Have you ever wondered what everyday life is like for the average worker at Valve? As a privately held company they tend to be a bit overly secretive, and as such we know surprisingly little about what they do all day. Aside from tormenting us with silence over Half-Life 3, it turns out new employees actually get issued a handbook on what to do “when no one’s there telling you what to do”.
“The thing is, Bob, it's not that I'm lazy, it's that I just don't care.” That kind of brutal honesty to higher-ups shocked our senses and made us laugh when Peter Gibbons uttered it in Office Space. But could forthcoming generations not get the gag? That bit’s future funniness lies in doubt now that Microsoft’s newest technology patent has broken cover. The patent describes a computer program that monitors employees’ behaviors in emails, texts, VOIP conversations and interactions caught on video conferences, then identifies behaviors as either “negative” or “positive” and assigns employees a positivity rating based on the findings. It's in your HEAD!
Security's always a hot topic in the business world, but eWeek.com's list of '10 Essential Things Companies Should Teach Employees About Security" comes particularly well timed. Why? Just recently, McAfee posted a survey suggesting that SMBs are spending less on security as the recession continues to force cuts to the budget, yet cybercrime is on the rise. That being the case, now more than ever the onus falls on employees to take certain precautions.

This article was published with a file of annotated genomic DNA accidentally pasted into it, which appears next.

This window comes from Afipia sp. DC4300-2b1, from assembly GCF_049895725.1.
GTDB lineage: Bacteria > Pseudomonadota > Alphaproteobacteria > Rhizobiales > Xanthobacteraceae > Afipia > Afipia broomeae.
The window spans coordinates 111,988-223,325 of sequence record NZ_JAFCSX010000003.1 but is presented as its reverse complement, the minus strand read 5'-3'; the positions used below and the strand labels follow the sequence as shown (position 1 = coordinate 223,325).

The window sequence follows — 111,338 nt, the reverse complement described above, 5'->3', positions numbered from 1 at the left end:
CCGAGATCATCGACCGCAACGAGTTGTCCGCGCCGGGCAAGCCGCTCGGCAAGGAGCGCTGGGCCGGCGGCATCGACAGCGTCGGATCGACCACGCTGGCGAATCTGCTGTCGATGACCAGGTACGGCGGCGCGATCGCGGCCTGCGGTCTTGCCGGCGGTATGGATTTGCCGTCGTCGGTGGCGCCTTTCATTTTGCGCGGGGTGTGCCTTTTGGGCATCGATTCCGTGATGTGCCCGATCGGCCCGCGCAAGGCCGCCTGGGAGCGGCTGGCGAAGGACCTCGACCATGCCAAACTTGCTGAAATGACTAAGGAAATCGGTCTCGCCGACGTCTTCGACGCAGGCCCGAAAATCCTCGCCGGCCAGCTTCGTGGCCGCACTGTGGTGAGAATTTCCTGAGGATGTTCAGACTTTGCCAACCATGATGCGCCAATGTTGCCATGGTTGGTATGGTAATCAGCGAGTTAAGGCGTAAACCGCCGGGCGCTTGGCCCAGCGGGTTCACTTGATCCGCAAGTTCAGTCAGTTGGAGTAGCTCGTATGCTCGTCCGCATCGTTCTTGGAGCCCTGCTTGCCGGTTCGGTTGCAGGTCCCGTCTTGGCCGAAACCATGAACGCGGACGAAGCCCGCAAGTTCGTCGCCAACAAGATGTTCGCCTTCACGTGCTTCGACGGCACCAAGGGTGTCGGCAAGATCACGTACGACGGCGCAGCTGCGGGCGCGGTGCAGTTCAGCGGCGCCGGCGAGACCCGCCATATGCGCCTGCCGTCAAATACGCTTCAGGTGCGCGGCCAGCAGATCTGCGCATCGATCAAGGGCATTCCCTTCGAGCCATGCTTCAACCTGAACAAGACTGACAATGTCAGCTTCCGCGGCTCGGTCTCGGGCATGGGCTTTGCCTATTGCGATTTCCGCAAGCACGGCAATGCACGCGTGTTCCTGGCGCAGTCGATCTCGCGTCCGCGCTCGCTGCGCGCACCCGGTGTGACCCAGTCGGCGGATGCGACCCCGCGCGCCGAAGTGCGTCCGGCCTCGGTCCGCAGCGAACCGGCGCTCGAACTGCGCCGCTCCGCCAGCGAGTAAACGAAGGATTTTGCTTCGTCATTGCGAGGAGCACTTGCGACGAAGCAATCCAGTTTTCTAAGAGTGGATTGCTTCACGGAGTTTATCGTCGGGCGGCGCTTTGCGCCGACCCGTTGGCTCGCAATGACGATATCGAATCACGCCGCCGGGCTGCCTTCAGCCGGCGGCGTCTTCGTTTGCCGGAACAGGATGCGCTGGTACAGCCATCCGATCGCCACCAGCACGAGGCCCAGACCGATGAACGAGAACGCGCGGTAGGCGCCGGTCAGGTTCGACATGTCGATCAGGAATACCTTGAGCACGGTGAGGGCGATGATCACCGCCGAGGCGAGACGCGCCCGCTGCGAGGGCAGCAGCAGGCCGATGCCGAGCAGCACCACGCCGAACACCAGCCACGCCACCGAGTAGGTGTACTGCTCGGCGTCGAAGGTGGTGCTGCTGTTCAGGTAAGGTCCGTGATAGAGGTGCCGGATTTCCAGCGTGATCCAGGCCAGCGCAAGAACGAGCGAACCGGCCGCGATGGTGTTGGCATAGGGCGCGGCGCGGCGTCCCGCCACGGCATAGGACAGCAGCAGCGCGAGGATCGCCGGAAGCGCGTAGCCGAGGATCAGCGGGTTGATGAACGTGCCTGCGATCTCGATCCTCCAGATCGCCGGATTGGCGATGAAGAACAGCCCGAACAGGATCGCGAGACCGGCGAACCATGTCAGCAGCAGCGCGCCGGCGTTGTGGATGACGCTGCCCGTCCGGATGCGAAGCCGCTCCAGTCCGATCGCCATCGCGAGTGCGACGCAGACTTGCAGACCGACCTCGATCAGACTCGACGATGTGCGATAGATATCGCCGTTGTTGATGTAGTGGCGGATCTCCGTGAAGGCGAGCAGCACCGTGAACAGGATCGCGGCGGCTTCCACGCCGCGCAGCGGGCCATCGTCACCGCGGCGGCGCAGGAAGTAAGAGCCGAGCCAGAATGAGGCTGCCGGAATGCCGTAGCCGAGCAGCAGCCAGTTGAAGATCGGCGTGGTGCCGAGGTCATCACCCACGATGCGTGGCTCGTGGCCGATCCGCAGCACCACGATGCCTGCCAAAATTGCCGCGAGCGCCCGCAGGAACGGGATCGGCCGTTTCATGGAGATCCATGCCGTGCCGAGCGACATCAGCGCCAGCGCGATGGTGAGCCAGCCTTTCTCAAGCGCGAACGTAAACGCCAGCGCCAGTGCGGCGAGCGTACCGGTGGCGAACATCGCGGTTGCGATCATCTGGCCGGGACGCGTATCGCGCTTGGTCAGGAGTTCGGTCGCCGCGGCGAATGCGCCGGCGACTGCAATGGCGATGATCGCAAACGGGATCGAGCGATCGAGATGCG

According to eWeek, companies need to go back to the basics when it comes to educating its staff on safe computing. No. 1 on eWeek's list is the need to remind employees to be weary of email attachments and to only open ones from trusted sources. The importance of creating strong passwords and avoiding shadier sides of the Web also made the list.
One entry that might not have existed five years ago is teaching employees the dangers of social networks. One wrong click can turn into a security nightmare for an IT staff working with a reduced security budget.
What it all boils down to is that workers need to be reminded every once in awhile of the dangers assumed to already be known.
He once again reminded them that it has been a very challenging year for the company. After enumerating few of the things Yahoo is doing to survive in the “turbulent global advertising climate”, he came straight to job cuts.
Yang told all Yahoos that the company has no other choice but to slash jobs – in order to cut costs, as “compensation expenses are the single largest part of its costs.” He then apprised them of the heart-wrenching fact that 10% of them are going to loose their jobs by year-end.